When you think about public art, do you prefer the statue of Mad Anthony Wayne on a horse at Freimann Square or the Helmholz sculpture at the Performing Arts Center? Or perhaps you'd like something in between those two extremes -- the mastodons, for example, sort of representational, sort of not, a lot of whimsy. Your thoughts are requested:
Arts United of Greater Fort Wayne is hosting a discussion Wednesday night so the public can articulate its vision for where the arts fit in downtown's landscape.
“I think the possibilities are endless, we have so much talent here in the greater Fort Wayne area,” said Courtney Wagner, corporate and major gifts officer for Arts United.
[ . . .]
Organizers of Wednesday's meeting plan to talk about creating a cultural district along Barr Street, an idea long discussed during the past decade but never implemented. The city's downtown revitalization plan indicates the move makes sense because the Museum of Art and Performing Arts Center are in the area.
Philosopher Ludwig Wittgenstein, using games as an example, came up with an influential idea called "family resemblance" to explain why some things cannot be fully and completey defined, even though we instinctively know that they are; the best we can do is say they resemble each other, like members of a family:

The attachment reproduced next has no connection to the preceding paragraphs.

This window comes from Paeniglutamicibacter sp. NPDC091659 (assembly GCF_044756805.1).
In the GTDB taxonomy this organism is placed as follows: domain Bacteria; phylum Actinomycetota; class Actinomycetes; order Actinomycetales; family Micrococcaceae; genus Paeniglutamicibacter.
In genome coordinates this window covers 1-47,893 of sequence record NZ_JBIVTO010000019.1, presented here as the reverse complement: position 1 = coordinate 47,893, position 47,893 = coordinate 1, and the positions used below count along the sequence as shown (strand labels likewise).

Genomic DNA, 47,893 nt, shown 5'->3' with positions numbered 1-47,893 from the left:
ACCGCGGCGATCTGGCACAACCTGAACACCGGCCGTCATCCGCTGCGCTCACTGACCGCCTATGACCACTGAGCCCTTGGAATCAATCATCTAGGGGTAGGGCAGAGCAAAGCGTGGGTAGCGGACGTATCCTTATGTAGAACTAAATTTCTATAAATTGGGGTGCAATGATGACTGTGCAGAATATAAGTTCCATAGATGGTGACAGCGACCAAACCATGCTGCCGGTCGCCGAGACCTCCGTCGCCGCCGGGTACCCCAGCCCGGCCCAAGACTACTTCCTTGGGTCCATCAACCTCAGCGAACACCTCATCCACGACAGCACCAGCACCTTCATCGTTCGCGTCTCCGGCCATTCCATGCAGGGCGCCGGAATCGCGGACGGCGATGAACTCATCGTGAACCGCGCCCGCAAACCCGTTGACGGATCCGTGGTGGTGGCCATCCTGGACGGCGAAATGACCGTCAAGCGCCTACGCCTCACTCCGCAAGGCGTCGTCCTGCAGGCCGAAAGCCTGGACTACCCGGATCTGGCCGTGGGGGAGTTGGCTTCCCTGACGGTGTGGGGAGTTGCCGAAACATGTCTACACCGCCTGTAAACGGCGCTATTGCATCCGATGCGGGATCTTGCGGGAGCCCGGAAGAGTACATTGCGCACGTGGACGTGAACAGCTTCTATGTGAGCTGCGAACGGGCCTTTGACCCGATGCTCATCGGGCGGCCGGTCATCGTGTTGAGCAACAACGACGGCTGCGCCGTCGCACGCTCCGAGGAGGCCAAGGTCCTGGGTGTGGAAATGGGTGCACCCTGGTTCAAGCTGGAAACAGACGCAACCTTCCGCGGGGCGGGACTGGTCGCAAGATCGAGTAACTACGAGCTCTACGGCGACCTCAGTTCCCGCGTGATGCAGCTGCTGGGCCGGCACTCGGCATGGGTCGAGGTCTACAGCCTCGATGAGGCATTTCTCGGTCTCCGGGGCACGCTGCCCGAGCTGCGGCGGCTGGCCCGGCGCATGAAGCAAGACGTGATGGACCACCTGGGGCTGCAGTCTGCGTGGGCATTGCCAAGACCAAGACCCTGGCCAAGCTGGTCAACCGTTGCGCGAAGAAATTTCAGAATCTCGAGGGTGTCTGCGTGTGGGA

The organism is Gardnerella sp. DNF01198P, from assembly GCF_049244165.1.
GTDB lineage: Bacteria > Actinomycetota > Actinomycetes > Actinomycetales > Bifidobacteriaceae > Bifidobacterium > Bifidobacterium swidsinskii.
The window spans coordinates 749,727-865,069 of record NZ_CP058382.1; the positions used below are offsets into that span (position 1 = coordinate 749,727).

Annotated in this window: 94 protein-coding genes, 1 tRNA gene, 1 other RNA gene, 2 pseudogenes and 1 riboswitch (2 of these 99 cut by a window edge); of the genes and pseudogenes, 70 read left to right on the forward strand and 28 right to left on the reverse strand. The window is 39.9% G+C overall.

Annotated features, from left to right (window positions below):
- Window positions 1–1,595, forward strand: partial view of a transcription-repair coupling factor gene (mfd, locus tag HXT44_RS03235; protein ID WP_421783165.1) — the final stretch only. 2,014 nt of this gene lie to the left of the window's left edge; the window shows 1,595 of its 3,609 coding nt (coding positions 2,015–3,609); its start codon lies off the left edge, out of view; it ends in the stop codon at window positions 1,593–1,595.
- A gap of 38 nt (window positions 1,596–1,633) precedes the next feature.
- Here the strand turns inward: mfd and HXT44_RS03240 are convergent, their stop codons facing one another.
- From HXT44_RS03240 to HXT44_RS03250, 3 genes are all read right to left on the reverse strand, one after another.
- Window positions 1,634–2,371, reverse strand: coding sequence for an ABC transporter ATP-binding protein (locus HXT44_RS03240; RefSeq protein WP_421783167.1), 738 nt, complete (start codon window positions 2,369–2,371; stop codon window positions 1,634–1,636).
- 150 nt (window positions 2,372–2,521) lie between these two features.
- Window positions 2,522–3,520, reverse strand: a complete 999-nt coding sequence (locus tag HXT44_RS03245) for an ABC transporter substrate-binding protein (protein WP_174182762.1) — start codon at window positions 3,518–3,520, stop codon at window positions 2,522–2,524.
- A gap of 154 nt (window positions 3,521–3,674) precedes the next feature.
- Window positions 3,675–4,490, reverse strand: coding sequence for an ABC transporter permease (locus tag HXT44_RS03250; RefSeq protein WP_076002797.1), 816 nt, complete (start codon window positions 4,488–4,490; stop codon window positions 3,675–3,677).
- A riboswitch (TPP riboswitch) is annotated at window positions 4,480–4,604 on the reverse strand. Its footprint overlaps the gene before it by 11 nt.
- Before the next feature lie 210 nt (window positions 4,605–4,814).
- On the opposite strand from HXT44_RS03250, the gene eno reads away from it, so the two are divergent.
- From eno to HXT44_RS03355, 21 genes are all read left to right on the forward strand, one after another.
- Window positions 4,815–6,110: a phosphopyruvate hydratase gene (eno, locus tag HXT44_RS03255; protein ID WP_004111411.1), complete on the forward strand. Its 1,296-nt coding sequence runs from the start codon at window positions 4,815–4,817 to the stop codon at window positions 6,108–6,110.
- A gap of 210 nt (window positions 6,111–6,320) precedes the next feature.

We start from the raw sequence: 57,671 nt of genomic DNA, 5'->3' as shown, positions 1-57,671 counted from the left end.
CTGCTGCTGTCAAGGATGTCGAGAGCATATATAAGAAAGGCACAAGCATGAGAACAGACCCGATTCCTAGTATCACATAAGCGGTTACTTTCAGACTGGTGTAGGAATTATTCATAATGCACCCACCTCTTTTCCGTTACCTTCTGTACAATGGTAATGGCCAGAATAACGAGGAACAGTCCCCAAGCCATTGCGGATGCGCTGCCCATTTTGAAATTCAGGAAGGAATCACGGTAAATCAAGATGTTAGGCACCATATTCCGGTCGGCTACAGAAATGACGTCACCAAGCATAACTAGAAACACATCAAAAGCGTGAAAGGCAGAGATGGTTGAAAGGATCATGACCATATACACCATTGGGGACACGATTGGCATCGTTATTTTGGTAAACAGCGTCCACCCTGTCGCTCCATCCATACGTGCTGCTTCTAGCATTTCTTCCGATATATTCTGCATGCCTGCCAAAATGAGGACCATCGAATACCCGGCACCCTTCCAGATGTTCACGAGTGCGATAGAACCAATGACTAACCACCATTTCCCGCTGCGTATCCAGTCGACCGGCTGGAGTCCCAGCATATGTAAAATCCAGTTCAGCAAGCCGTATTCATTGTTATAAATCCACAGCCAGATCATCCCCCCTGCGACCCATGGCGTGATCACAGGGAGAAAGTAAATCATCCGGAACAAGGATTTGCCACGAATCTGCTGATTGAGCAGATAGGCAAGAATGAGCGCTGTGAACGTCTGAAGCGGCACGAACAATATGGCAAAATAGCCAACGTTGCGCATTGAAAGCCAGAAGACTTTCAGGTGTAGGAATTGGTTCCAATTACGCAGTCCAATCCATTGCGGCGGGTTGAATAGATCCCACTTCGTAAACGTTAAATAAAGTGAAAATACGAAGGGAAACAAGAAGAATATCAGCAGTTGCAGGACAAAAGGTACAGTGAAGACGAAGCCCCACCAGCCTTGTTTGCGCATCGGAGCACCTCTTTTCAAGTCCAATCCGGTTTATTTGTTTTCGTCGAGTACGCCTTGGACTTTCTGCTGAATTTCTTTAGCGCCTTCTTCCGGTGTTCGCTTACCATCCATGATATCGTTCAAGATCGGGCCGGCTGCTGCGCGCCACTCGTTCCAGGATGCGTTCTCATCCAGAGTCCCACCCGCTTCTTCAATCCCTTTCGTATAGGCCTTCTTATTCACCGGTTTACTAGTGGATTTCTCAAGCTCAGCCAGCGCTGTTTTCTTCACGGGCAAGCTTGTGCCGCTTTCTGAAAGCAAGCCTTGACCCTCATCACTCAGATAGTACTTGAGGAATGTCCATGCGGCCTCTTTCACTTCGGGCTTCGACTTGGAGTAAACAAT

How, he asks, would one go about giving a definition of "game"? He argued that there is nothing that is common to all games, but rather that games held certain similarities and relations with each other. He admonished his reader not to think, but to look, at the vast range of things that we call games. Some games involve winning and losing, but not all; some are entertaining, but not all; some require skill or luck, but not all.
Wittgenstein's idea has been used to discuss a lot of concepts, including art. Some art is beautiful, some is not; some is representational, some not; some is thought-provoking, some not, and on and on. There is not a single characteristic we can name that is common to all art. So we are free to come up with our own definitions and say what it is or isn't. To me, art has to examine or at least acknowledge the human condition for it to be taken seriously. I wouldn't go so far as Ayn Rand, who believed that one could objectively say what art is and who said art "is a selective re-creation of reality according to an artist's metaphysical value-judgments." But I like art to at least be about more than itself.
But perhaps our definitions should be a little looser when it comes to what is being called "public" art, meant to spruce up a city more than to make a museum-goer say, "Hmmmn." Of course, even by that standard, Helmholz doesn't quite do it for me.